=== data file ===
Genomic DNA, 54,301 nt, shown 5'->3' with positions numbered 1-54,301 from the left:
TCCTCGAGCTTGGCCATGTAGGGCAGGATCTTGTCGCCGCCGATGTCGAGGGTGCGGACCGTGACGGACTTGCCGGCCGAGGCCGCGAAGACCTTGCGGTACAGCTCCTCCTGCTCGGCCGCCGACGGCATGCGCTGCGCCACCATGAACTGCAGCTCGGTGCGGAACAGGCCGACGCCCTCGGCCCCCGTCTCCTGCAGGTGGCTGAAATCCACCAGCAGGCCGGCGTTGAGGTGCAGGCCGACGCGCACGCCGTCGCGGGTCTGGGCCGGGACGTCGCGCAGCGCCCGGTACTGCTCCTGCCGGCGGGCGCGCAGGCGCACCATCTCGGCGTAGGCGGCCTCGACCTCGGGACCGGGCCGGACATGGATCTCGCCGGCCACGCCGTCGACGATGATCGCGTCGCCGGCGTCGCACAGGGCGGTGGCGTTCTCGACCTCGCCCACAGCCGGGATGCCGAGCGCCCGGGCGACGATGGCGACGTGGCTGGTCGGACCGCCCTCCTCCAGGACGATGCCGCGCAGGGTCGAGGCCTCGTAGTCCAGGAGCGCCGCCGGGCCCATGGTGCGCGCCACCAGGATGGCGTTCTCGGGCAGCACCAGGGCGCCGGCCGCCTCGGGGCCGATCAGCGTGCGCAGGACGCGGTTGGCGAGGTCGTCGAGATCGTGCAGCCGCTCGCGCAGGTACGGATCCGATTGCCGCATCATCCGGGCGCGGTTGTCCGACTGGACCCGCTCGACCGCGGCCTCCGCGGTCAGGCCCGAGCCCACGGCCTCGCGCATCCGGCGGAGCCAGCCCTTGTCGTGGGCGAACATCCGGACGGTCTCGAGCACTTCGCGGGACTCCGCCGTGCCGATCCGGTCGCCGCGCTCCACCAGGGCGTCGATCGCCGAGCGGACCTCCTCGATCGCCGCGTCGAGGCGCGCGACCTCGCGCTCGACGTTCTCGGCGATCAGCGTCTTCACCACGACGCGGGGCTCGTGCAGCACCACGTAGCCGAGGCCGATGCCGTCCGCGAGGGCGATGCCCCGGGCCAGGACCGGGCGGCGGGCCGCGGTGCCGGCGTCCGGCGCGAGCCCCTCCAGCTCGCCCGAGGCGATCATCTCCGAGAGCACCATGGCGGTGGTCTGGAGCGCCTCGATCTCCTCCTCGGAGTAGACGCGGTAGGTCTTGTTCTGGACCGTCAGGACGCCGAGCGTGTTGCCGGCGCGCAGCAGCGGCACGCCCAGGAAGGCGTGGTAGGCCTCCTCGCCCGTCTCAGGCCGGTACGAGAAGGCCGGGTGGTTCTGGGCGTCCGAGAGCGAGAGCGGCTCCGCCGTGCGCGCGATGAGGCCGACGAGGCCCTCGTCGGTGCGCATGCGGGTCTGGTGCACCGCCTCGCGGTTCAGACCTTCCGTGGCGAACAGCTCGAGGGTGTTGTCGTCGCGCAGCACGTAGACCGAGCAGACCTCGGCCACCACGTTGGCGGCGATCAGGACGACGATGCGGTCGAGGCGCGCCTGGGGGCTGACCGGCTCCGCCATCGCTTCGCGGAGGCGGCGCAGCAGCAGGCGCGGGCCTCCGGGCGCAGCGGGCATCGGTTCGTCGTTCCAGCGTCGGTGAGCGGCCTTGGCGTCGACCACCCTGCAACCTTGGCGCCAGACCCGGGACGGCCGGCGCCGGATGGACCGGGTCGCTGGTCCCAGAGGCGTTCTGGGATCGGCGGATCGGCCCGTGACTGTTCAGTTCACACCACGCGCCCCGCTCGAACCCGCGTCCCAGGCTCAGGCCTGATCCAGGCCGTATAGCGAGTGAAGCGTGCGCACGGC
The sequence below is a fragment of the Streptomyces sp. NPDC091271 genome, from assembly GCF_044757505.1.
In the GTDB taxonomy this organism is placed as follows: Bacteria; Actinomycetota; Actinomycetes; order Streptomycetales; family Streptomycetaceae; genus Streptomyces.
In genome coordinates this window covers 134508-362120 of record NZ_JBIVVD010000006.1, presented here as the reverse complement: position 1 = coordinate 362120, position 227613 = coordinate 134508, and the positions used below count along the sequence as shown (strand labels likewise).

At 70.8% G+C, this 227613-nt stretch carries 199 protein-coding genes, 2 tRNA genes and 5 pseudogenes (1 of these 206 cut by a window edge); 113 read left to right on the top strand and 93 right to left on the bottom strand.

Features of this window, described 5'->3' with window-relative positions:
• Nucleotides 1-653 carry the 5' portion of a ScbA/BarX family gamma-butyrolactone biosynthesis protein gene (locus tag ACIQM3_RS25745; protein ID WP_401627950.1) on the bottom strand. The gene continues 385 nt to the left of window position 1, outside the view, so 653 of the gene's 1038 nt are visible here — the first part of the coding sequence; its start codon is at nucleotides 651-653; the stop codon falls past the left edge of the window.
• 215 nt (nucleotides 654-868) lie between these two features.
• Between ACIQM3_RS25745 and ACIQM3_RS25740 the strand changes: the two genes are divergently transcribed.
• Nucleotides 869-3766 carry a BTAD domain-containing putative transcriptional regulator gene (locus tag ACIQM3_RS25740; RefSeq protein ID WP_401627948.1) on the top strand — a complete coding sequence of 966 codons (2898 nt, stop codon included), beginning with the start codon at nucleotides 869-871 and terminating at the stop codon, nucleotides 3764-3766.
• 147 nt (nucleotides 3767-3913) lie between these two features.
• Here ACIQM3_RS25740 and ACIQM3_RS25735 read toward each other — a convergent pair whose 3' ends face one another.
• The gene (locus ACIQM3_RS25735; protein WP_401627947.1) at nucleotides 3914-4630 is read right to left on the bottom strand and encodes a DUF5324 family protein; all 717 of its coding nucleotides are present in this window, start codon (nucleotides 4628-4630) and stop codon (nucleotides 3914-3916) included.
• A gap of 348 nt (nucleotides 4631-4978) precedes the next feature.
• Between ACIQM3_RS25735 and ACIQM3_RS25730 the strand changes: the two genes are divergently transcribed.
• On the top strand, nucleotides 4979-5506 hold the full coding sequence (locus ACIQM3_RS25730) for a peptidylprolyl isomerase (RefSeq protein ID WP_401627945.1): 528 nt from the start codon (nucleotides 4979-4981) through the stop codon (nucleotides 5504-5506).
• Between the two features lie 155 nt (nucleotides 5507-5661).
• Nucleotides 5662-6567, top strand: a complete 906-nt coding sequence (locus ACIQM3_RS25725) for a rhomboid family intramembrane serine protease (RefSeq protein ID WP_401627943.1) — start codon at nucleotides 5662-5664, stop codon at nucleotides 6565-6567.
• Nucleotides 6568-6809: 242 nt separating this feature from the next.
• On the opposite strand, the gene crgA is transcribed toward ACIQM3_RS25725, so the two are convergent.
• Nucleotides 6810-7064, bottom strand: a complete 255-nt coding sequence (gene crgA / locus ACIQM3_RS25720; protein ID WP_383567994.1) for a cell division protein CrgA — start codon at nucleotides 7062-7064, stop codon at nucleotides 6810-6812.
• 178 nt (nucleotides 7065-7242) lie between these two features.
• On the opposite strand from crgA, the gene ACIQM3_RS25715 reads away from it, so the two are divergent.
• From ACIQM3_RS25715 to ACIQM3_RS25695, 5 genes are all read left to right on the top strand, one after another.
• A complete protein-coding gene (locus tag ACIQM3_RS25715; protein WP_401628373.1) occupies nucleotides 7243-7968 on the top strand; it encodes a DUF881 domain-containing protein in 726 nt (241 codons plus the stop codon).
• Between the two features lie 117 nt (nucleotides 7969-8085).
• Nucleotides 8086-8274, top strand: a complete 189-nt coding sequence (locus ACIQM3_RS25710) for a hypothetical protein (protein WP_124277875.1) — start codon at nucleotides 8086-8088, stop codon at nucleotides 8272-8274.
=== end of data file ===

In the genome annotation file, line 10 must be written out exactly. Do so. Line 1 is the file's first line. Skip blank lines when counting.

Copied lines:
• Between ACIQM3_RS25745 and ACIQM3_RS25740 the strand changes: the two genes are divergently transcribed.